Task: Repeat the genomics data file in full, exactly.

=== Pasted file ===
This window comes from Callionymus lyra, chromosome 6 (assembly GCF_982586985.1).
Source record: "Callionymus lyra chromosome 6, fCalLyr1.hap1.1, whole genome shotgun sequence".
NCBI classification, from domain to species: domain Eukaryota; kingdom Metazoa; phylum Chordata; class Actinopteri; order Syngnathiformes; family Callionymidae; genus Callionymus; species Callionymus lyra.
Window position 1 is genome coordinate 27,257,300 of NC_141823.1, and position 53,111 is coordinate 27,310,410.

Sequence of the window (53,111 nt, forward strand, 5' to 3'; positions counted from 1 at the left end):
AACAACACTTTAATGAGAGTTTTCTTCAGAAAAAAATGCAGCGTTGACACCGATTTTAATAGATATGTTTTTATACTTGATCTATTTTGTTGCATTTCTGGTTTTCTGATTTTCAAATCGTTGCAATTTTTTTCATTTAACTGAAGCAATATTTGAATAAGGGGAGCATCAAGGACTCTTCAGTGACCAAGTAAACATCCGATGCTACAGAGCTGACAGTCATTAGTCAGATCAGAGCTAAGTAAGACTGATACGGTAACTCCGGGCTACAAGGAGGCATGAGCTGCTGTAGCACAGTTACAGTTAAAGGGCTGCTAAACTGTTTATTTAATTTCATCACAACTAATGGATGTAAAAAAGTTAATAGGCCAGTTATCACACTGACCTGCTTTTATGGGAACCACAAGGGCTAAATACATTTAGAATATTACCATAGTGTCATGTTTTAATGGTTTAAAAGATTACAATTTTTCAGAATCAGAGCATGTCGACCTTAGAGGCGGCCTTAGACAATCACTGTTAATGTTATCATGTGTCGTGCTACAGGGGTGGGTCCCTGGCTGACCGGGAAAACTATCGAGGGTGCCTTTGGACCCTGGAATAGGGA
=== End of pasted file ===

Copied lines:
This window comes from Callionymus lyra, chromosome 6 (assembly GCF_982586985.1).
Source record: "Callionymus lyra chromosome 6, fCalLyr1.hap1.1, whole genome shotgun sequence".
NCBI classification, from domain to species: domain Eukaryota; kingdom Metazoa; phylum Chordata; class Actinopteri; order Syngnathiformes; family Callionymidae; genus Callionymus; species Callionymus lyra.
Window position 1 is genome coordinate 27,257,300 of NC_141823.1, and position 53,111 is coordinate 27,310,410.

Sequence of the window (53,111 nt, forward strand, 5' to 3'; positions counted from 1 at the left end):
AACAACACTTTAATGAGAGTTTTCTTCAGAAAAAAATGCAGCGTTGACACCGATTTTAATAGATATGTTTTTATACTTGATCTATTTTGTTGCATTTCTGGTTTTCTGATTTTCAAATCGTTGCAATTTTTTTCATTTAACTGAAGCAATATTTGAATAAGGGGAGCATCAAGGACTCTTCAGTGACCAAGTAAACATCCGATGCTACAGAGCTGACAGTCATTAGTCAGATCAGAGCTAAGTAAGACTGATACGGTAACTCCGGGCTACAAGGAGGCATGAGCTGCTGTAGCACAGTTACAGTTAAAGGGCTGCTAAACTGTTTATTTAATTTCATCACAACTAATGGATGTAAAAAAGTTAATAGGCCAGTTATCACACTGACCTGCTTTTATGGGAACCACAAGGGCTAAATACATTTAGAATATTACCATAGTGTCATGTTTTAATGGTTTAAAAGATTACAATTTTTCAGAATCAGAGCATGTCGACCTTAGAGGCGGCCTTAGACAATCACTGTTAATGTTATCATGTGTCGTGCTACAGGGGTGGGTCCCTGGCTGACCGGGAAAACTATCGAGGGTGCCTTTGGACCCTGGAATAGGGA